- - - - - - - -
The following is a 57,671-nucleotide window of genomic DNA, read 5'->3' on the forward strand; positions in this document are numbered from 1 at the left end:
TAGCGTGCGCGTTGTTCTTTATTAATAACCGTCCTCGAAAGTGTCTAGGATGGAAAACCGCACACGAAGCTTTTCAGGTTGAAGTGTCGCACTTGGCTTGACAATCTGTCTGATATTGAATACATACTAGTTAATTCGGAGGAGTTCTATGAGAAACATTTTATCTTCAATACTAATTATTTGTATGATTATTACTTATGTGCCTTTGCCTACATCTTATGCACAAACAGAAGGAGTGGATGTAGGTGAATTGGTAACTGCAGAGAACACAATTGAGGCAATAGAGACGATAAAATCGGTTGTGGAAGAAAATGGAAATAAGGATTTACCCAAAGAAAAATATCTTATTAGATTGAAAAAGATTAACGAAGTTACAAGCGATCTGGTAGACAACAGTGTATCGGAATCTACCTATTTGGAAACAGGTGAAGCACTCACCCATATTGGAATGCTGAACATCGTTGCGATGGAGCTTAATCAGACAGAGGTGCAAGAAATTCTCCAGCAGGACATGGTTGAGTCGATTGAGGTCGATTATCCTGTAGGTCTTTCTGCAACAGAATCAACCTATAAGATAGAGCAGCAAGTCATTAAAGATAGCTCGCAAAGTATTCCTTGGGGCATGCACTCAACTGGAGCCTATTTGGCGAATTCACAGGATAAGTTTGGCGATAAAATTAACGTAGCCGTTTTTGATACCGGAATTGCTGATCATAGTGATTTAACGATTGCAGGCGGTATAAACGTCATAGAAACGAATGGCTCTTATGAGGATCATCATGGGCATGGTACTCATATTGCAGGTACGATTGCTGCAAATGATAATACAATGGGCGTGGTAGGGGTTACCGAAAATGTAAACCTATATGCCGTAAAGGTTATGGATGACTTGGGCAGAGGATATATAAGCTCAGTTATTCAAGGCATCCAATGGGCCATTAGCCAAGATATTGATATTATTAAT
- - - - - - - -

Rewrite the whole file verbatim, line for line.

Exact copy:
The following is a 57,671-nucleotide window of genomic DNA, read 5'->3' on the forward strand; positions in this document are numbered from 1 at the left end:
TAGCGTGCGCGTTGTTCTTTATTAATAACCGTCCTCGAAAGTGTCTAGGATGGAAAACCGCACACGAAGCTTTTCAGGTTGAAGTGTCGCACTTGGCTTGACAATCTGTCTGATATTGAATACATACTAGTTAATTCGGAGGAGTTCTATGAGAAACATTTTATCTTCAATACTAATTATTTGTATGATTATTACTTATGTGCCTTTGCCTACATCTTATGCACAAACAGAAGGAGTGGATGTAGGTGAATTGGTAACTGCAGAGAACACAATTGAGGCAATAGAGACGATAAAATCGGTTGTGGAAGAAAATGGAAATAAGGATTTACCCAAAGAAAAATATCTTATTAGATTGAAAAAGATTAACGAAGTTACAAGCGATCTGGTAGACAACAGTGTATCGGAATCTACCTATTTGGAAACAGGTGAAGCACTCACCCATATTGGAATGCTGAACATCGTTGCGATGGAGCTTAATCAGACAGAGGTGCAAGAAATTCTCCAGCAGGACATGGTTGAGTCGATTGAGGTCGATTATCCTGTAGGTCTTTCTGCAACAGAATCAACCTATAAGATAGAGCAGCAAGTCATTAAAGATAGCTCGCAAAGTATTCCTTGGGGCATGCACTCAACTGGAGCCTATTTGGCGAATTCACAGGATAAGTTTGGCGATAAAATTAACGTAGCCGTTTTTGATACCGGAATTGCTGATCATAGTGATTTAACGATTGCAGGCGGTATAAACGTCATAGAAACGAATGGCTCTTATGAGGATCATCATGGGCATGGTACTCATATTGCAGGTACGATTGCTGCAAATGATAATACAATGGGCGTGGTAGGGGTTACCGAAAATGTAAACCTATATGCCGTAAAGGTTATGGATGACTTGGGCAGAGGATATATAAGCTCAGTTATTCAAGGCATCCAATGGGCCATTAGCCAAGATATTGATATTATTAAT